IN 1925, when nineteen-year-old Klaus Mann had gained fame as the author of a scandalous play, a cartoon by Theodor Heine appeared in the Munich satirical magazine Simplicissimus. It showed an ephebic Klaus in short pants standing behind his illustrious father Thomas. One of the youth’s hands holds a sheaf of manuscripts, the other is laid daintily on the shoulder of his sour-looking sire, who is toiling away at a page full of crossed-out lines. The caption: “You must know, Papa, that geniuses never have geniuses for sons, so you must not be a genius.”
The joke was picked up by Bertolt Brecht, who remarked, “The whole world knows Klaus Mann, the son of Thomas Mann. By the way, who is Thomas Mann?” Such satire might seem to suggest that in Germany of the mid-1920’s Thomas, for all his eminence, was viewed as a relic of an obsolete era, the Age of the Bourgeoisie, while Klaus was accepted as the representative of Youth, the enigmatic, perverse, and unnerving rising generation. On the contrary, from the start of his literary career, the press disliked and distrusted Klaus Mann and ridiculed him as a Dichterkind, the offspring of a great writer incapable of emulating his father’s achievements.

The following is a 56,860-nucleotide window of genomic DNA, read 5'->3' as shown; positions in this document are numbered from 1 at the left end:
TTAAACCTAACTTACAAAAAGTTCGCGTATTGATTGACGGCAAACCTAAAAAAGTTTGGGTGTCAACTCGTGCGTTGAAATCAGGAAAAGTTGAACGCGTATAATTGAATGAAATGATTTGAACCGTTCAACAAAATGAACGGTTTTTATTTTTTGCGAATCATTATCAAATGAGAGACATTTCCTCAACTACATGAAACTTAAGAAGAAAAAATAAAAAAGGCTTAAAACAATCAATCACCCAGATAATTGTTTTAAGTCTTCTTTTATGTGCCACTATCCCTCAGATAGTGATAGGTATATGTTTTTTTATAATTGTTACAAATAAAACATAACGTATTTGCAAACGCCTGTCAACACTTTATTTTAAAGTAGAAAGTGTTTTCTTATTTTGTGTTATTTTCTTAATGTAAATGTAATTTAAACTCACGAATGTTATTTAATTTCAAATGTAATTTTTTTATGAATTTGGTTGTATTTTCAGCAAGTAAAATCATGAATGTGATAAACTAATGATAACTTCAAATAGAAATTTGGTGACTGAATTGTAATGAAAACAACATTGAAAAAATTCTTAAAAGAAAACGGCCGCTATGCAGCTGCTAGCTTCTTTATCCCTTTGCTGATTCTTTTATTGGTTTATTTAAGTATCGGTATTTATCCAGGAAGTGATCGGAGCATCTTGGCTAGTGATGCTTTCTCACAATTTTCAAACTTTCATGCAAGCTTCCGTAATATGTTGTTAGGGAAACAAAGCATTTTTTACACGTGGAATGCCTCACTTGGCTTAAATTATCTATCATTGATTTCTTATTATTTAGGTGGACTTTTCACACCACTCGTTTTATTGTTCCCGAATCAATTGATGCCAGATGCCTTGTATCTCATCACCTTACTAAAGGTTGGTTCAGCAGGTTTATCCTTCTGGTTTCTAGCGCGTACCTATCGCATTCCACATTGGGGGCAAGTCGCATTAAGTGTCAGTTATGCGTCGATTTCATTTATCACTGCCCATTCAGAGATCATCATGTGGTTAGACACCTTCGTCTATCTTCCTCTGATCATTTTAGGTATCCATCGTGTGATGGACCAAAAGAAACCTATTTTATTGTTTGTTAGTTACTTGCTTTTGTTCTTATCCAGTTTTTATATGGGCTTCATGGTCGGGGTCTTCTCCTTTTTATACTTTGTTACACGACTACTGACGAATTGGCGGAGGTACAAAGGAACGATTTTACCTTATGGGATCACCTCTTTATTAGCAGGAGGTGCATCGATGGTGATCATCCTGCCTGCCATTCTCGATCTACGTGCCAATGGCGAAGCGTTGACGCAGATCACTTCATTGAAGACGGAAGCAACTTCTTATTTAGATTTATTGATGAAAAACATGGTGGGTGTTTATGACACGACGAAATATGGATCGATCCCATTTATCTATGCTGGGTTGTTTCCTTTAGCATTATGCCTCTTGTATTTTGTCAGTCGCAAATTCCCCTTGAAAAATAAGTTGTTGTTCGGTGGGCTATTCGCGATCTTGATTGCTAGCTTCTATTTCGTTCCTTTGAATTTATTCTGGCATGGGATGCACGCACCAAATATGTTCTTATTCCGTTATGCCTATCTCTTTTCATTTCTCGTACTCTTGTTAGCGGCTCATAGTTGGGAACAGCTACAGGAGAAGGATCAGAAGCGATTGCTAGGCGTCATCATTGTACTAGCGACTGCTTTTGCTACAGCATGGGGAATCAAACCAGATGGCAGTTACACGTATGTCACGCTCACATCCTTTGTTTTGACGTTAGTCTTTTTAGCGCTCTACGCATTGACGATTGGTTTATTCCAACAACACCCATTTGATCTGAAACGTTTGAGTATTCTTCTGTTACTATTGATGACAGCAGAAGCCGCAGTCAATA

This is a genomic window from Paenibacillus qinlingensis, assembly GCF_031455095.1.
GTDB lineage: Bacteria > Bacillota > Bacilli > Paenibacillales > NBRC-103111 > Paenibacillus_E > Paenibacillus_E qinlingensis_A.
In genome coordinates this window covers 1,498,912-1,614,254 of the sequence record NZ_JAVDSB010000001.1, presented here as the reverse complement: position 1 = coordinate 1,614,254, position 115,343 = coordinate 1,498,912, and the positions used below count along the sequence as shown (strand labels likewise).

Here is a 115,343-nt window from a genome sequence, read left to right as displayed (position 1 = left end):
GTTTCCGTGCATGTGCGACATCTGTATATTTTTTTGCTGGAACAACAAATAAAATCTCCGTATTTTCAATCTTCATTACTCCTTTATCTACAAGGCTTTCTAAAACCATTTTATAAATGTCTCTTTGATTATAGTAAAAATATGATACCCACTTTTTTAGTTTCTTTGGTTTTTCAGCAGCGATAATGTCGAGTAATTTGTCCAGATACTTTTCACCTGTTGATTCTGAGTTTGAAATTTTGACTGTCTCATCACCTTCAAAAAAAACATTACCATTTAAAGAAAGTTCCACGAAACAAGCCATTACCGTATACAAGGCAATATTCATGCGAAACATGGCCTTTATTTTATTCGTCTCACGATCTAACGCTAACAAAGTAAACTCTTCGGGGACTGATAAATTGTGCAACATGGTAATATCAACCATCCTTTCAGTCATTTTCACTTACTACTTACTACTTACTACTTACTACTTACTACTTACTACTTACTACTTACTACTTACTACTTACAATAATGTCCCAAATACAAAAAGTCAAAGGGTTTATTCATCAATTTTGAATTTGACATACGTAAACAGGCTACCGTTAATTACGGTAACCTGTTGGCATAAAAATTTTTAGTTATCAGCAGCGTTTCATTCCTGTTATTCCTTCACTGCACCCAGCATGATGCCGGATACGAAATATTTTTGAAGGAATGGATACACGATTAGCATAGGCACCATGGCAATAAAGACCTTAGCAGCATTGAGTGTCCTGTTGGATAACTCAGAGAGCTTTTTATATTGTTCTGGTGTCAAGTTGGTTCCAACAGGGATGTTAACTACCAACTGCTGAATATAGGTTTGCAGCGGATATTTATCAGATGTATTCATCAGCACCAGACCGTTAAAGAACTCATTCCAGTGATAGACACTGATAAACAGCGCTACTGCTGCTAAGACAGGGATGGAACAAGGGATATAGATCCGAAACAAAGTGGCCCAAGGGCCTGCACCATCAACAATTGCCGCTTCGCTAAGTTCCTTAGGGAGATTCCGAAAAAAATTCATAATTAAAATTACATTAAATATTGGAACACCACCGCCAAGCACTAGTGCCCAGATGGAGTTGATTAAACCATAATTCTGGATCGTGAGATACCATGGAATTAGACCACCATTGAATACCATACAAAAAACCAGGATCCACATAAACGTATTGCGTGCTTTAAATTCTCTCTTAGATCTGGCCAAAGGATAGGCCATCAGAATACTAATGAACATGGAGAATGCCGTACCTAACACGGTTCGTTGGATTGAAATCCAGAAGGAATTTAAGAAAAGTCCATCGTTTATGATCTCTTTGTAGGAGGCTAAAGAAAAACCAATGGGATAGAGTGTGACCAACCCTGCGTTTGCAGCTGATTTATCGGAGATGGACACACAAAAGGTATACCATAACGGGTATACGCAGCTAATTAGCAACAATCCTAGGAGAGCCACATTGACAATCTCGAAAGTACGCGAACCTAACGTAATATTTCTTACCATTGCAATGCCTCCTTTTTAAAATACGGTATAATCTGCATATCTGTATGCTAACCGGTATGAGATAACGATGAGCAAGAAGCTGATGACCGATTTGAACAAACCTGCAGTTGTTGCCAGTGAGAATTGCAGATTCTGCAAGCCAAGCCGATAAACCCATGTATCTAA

Klaus Heinrich Thomas Mann was Thomas’s first male child, born in Munich in 1906, a year after his beloved sister Erika. Some of his artistic temperament was inherited from his mother Katia Pringsheim, who, as the Nazis were later quick to emphasize, had Jewish blood in her veins. Her father Alfred Pringsheim was a wealthy Jewish scholar and, paradoxically, a fervent proponent of Wagner. He became professor of mathematics at the University of Munich. He had married Hedwig Dohm, an actress whose father had founded the Berlin humor magazine Kladderadasch and whose mother was a pioneer of female emancipation. Katia Pringsheim was one of the first women in Germany to be granted a higher education.
Growing up in Munich under the influence of their art-loving grandparents, aloof and enigmatic father, and nurturing mother, the Mann children were soon singled out for their extraordinary appearance and behavior.
Laurence Senelick, professor of drama at Tufts University, is the author of The Changing Room: Sex, Drag and Theatre, among other books.